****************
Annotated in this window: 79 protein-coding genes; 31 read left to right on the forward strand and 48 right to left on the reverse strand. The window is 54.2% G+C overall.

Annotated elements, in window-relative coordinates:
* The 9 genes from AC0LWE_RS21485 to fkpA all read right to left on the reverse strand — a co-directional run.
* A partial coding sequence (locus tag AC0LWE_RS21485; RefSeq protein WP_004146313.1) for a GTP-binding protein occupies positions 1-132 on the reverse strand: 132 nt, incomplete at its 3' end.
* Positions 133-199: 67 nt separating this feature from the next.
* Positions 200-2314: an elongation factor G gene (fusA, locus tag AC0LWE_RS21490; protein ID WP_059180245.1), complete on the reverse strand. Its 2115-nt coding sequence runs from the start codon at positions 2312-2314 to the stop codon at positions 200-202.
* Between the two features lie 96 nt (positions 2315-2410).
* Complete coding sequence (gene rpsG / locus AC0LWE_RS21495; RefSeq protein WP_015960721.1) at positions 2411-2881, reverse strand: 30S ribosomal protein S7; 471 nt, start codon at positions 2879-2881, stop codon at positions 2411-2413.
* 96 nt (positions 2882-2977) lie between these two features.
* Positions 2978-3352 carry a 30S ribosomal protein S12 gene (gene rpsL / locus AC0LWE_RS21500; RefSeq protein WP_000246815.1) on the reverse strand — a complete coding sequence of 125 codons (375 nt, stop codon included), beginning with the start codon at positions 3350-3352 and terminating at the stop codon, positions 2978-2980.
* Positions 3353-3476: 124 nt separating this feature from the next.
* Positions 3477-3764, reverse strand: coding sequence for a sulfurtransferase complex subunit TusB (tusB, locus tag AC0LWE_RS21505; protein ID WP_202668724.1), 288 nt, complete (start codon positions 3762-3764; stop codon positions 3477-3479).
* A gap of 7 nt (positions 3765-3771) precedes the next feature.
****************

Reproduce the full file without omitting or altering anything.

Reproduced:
Annotated in this window: 79 protein-coding genes; 31 read left to right on the forward strand and 48 right to left on the reverse strand. The window is 54.2% G+C overall.

Annotated elements, in window-relative coordinates:
* The 9 genes from AC0LWE_RS21485 to fkpA all read right to left on the reverse strand — a co-directional run.
* A partial coding sequence (locus tag AC0LWE_RS21485; RefSeq protein WP_004146313.1) for a GTP-binding protein occupies positions 1-132 on the reverse strand: 132 nt, incomplete at its 3' end.
* Positions 133-199: 67 nt separating this feature from the next.
* Positions 200-2314: an elongation factor G gene (fusA, locus tag AC0LWE_RS21490; protein ID WP_059180245.1), complete on the reverse strand. Its 2115-nt coding sequence runs from the start codon at positions 2312-2314 to the stop codon at positions 200-202.
* Between the two features lie 96 nt (positions 2315-2410).
* Complete coding sequence (gene rpsG / locus AC0LWE_RS21495; RefSeq protein WP_015960721.1) at positions 2411-2881, reverse strand: 30S ribosomal protein S7; 471 nt, start codon at positions 2879-2881, stop codon at positions 2411-2413.
* 96 nt (positions 2882-2977) lie between these two features.
* Positions 2978-3352 carry a 30S ribosomal protein S12 gene (gene rpsL / locus AC0LWE_RS21500; RefSeq protein WP_000246815.1) on the reverse strand — a complete coding sequence of 125 codons (375 nt, stop codon included), beginning with the start codon at positions 3350-3352 and terminating at the stop codon, positions 2978-2980.
* Positions 3353-3476: 124 nt separating this feature from the next.
* Positions 3477-3764, reverse strand: coding sequence for a sulfurtransferase complex subunit TusB (tusB, locus tag AC0LWE_RS21505; protein ID WP_202668724.1), 288 nt, complete (start codon positions 3762-3764; stop codon positions 3477-3479).
* A gap of 7 nt (positions 3765-3771) precedes the next feature.